Introduction

I This book is meant to give its reader an introduction to the representation

theory of such groups as the general linear groups GLn(k), the special linear groups

SLn(k), the special orthogonal groups SOn(k), and the symplectic groups Sp2n(k)

over an algebraically closed field k. These groups are algebraic groups, and we shall

look only at representations G — GL(V) that are homomorphisms of algebraic

groups. So any G-module (vector space with a representation of G) will be a space

over the same ground field k.

Many different techniques have been introduced into the theory, especially

during the last thirty years. Therefore, it is necessary (in my opinion) to start with

a general introduction to the representation theory of algebraic group schemes. This

is the aim of Part I of this book, whereas Part II then deals with the representations

of reductive groups.

II The book begins with an introduction to schemes (Chapter 1.1) and to (affine)

group schemes and their representations (Chapter 1.2). We adopt the "functorial"

point of view for schemes. For example, the group scheme SLn over Z is the

functor mapping each commutative ring A to the group SLn(A). Almost everything

about these matters can also be found in the first two chapters of [DG]. I have

tried to enable the reader to understand the basic definitions and constructions

independently of [DG]. However, I refer to [DG] for some results that I feel the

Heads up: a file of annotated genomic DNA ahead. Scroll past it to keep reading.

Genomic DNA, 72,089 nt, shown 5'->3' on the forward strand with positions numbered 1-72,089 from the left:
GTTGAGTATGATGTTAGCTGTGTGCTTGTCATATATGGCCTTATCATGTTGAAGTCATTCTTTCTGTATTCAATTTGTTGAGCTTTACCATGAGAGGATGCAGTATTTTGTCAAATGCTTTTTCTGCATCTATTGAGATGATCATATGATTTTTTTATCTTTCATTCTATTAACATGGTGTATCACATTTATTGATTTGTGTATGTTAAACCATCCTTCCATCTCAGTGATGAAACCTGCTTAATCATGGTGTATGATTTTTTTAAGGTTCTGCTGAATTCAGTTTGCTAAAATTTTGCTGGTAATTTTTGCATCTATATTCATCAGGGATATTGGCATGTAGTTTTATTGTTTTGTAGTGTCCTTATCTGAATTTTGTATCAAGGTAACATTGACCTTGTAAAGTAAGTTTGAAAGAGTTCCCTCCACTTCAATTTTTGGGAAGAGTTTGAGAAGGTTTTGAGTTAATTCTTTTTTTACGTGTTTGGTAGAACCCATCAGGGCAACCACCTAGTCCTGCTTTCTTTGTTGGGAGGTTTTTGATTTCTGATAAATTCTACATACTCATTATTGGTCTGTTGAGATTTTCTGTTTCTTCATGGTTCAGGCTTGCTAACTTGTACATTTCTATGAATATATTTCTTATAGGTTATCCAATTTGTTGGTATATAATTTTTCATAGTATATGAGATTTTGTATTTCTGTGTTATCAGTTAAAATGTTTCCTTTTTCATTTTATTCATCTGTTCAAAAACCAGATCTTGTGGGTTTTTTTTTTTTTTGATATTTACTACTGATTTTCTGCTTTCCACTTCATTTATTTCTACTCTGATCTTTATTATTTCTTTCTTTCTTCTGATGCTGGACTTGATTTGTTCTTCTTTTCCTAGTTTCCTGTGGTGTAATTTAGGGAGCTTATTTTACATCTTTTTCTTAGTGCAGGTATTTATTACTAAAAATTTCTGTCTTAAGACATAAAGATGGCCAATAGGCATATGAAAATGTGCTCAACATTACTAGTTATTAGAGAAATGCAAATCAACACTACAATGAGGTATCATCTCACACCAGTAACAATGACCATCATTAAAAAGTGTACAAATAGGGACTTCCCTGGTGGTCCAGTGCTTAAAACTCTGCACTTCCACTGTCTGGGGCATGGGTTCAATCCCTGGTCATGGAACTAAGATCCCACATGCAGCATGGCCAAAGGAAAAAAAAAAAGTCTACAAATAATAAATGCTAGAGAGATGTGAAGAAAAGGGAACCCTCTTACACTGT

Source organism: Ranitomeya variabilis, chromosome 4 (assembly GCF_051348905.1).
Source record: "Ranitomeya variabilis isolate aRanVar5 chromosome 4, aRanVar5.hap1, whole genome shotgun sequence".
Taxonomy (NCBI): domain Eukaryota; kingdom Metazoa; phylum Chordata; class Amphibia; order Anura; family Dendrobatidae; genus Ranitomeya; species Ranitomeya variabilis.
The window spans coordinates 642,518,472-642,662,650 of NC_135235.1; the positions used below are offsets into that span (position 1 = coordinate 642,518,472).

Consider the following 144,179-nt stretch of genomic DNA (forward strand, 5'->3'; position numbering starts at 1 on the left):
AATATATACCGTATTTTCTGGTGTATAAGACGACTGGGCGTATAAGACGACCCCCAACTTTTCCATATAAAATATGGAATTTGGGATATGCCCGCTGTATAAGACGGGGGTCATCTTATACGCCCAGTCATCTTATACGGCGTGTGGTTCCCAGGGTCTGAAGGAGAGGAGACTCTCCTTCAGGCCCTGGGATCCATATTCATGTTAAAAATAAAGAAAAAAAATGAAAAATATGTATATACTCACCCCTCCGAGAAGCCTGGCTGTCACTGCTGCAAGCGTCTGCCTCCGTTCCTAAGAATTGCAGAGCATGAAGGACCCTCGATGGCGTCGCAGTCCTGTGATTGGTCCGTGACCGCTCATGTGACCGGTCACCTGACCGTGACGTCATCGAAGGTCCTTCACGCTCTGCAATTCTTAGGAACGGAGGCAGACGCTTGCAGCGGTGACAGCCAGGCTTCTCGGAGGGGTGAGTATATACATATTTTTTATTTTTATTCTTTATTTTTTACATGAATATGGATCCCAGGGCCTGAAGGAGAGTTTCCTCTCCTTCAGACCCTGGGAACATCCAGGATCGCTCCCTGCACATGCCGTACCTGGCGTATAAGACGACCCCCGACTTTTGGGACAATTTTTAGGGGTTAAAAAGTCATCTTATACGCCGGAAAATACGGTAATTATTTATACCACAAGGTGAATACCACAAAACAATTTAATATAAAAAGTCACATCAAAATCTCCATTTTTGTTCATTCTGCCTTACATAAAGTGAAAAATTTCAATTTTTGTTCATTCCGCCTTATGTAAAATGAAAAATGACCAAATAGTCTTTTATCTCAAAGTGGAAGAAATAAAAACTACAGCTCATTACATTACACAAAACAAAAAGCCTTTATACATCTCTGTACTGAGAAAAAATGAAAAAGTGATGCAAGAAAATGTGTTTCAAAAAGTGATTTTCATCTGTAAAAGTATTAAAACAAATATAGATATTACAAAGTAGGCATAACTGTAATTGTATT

reader might be inclined to accept without going through the proof. Let me add

that the reader (of Part I) is supposed to have a reasonably good knowledge of

varieties and algebraic groups. For example, he or she should know [Bo] up to

Chapter III, or the first seventeen chapters of [Hu2], or the first six ones of [Sp2].

(There are additional prerequisites for Part II mentioned below.)

In Chapter 1.3, induction functors are defined in the context of group schemes,

their elementary properties are proved, and they are used to construct injective

modules and injective resolutions. These in turn are applied in Chapter 1.4 to the

construction of derived functors, especially to that of the Hochschild cohomology

groups and of the derived functors of induction. In contrast to the situation for finite

groups, the induction from a subgroup scheme H to the whole group scheme G is

(usually) not exact, only left exact. The values of the derived functors of induction

can also be interpreted (and are so in Chapter 1.5) as cohomology groups of certain

associated bundles on the quotient G/H (at least for algebraic schemes over a field).

Before doing that, we have to understand the construction of the quotient G/H.

The situation gets simpler and has some additional features if H is normal in G.

This is discussed in Chapter 1.6.

One can associate to any group scheme G an (associative) algebra Dist(G?) of

distributions on G (called the hyperalgebra of G by some authors). When working

over a field of characteristic 0, it is just the universal enveloping algebra of the Lie

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